I’ve always said the best cases are the ones where consumers fix their problem themselves, and that’s especially true for Jeff Smith.
He was “angry and disappointed” after Dish sent him an unexpected $95 bill for a routine installation — one that he’d been led to believe would not cost anything extra.
Smith turned to the resources we offer on this site to fix the problem. And he pulled it off. It’s a powerful reminder that for most of the problems we publish, there’s a DIY fix.
So what, exactly, happened to Smith — and how did he resolve it? Glad you asked.
This summer, he bought four new TVs to replace the old analog sets in his home. All of them were hooked up to Dish.
“I called Dish to ask if the new television sets would work with our Dish equipment and was told that the equipment would be upgraded and an appointment was made,” he recalls.
The new TVs arrived and he tried hooking them up to the old equipment.
“It seemed to work very well with the existing boxes but we assumed that the picture would be even better with upgraded boxes,” he says.
A few days later, a Dish technician arrived and installed the new boxes without incident.
Then things started to go wrong. The “mute” button on a remote control didn’t work. Emails didn’t arrive on time. And then he received a $95 bill for a “tech visit.”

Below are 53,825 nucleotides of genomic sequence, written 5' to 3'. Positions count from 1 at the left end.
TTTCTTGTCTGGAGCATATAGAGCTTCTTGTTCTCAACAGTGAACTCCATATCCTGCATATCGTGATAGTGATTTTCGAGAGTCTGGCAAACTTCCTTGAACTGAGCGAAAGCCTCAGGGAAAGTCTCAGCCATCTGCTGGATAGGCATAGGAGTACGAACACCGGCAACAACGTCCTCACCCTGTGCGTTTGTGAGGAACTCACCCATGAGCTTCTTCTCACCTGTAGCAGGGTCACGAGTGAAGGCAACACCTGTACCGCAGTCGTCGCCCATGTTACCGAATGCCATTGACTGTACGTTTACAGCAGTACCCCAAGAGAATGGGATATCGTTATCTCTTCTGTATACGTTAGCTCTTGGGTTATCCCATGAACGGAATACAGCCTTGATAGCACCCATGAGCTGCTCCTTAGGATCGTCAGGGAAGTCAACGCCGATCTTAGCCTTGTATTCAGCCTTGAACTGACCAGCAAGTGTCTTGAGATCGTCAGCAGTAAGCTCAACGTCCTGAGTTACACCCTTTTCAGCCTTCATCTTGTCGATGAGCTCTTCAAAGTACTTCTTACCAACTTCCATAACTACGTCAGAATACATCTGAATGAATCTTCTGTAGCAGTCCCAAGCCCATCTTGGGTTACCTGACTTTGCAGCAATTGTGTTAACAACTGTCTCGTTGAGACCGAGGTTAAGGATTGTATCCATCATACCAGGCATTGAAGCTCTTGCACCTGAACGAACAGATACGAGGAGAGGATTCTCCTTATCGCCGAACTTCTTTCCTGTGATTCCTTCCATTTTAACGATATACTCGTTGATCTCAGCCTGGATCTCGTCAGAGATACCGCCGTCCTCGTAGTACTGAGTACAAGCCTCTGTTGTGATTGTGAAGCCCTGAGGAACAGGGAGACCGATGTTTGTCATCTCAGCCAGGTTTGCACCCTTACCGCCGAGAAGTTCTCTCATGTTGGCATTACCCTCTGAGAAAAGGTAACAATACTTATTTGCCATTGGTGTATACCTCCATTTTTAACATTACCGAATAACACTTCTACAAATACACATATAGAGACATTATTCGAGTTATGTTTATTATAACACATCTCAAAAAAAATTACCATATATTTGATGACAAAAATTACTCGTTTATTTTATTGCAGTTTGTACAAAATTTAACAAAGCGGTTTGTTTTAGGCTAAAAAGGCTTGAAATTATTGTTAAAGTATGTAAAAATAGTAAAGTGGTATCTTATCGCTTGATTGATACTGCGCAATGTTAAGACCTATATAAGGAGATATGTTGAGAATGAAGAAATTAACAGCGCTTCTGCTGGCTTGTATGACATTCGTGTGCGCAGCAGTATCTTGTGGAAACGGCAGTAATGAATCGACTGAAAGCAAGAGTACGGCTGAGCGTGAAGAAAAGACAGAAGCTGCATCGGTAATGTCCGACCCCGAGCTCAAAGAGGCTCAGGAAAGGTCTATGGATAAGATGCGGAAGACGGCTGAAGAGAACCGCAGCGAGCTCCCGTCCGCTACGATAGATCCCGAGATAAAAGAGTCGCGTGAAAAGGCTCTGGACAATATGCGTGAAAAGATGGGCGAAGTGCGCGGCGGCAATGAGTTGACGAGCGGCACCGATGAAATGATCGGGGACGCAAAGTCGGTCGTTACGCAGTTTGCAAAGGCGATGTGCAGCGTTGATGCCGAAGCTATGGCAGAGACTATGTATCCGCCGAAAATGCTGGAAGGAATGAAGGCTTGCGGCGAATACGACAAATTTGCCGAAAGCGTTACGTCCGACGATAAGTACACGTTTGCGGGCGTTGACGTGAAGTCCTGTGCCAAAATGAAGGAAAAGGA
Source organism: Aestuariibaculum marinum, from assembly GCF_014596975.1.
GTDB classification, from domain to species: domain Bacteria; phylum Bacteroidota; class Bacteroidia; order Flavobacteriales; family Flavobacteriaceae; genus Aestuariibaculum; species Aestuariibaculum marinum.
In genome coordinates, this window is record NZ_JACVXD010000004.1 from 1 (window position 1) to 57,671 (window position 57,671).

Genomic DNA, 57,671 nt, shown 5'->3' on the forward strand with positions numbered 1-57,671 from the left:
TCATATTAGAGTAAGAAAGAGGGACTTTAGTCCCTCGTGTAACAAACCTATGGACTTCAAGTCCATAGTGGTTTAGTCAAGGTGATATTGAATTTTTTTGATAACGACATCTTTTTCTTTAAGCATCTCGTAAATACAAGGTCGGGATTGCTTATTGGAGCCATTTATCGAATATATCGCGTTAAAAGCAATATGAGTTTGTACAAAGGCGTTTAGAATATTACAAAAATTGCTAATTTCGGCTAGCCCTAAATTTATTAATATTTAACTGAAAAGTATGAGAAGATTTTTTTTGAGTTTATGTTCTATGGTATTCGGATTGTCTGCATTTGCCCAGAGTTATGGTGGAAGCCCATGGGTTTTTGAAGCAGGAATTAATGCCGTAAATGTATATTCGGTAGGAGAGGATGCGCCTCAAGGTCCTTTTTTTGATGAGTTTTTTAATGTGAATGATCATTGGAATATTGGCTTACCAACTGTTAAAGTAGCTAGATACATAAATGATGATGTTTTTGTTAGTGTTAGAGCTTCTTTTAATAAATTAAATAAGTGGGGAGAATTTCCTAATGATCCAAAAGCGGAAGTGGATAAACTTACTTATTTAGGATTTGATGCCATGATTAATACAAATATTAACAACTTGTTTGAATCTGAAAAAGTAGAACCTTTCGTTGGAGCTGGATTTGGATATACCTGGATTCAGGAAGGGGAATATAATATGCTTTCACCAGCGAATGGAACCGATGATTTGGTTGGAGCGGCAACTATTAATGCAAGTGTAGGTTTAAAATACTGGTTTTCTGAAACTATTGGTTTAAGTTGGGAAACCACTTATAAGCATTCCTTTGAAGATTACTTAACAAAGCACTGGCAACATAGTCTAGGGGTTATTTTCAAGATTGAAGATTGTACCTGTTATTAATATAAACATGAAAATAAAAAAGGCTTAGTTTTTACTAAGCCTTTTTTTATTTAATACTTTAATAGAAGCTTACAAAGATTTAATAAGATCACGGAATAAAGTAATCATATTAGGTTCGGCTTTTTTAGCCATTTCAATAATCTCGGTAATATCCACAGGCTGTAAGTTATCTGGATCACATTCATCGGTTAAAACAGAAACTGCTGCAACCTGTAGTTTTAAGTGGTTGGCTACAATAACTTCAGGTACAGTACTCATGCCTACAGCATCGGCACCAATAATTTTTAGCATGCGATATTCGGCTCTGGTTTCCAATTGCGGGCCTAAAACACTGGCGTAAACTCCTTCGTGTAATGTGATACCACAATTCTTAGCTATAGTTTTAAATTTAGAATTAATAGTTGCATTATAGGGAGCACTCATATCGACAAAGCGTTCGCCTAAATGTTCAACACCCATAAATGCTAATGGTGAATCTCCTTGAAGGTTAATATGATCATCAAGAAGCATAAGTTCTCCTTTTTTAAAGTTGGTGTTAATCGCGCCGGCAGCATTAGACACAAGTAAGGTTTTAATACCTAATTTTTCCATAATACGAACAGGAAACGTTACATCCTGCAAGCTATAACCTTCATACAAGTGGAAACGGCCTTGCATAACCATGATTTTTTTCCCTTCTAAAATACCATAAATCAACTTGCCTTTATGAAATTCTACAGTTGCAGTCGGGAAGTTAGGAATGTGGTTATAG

“No mention was made of a tech visit charge,” he says, adding that he was now an “angry and disappointed Dish subscriber.”
Smith took matters into his own hands. He consulted our Dish executive contacts page. He sent a brief, polite email to the executives we list.
“The tech visit charge of $95 was removed,” he says. “Although you didn’t advocate on my behalf in this case, your information helped and I thought you’d like to hear of a successful outcome.”
A case like this underscores the importance of actionable information and self-advocacy. Smith could have sent his complaint directly to us, but taking this up the chain with Dish was not only faster, but it showed the rest of us that it can be done.
Should Smith have paid a $95 installation fee? That’s debatable. Some of you reading this will find fine print on the Dish site that notifies customers of this fee. You’ll say Smith should have known. That’s fine. We keep a few “rules-are-rules” readers around here for balance.
On the other hand, some of you will agree with Smith that Dish should have told him about it up front (no fine-print warnings) and it did the right thing by waiving the charge.
Either way, it’s another great score for the DIY advocates out there. Way to go!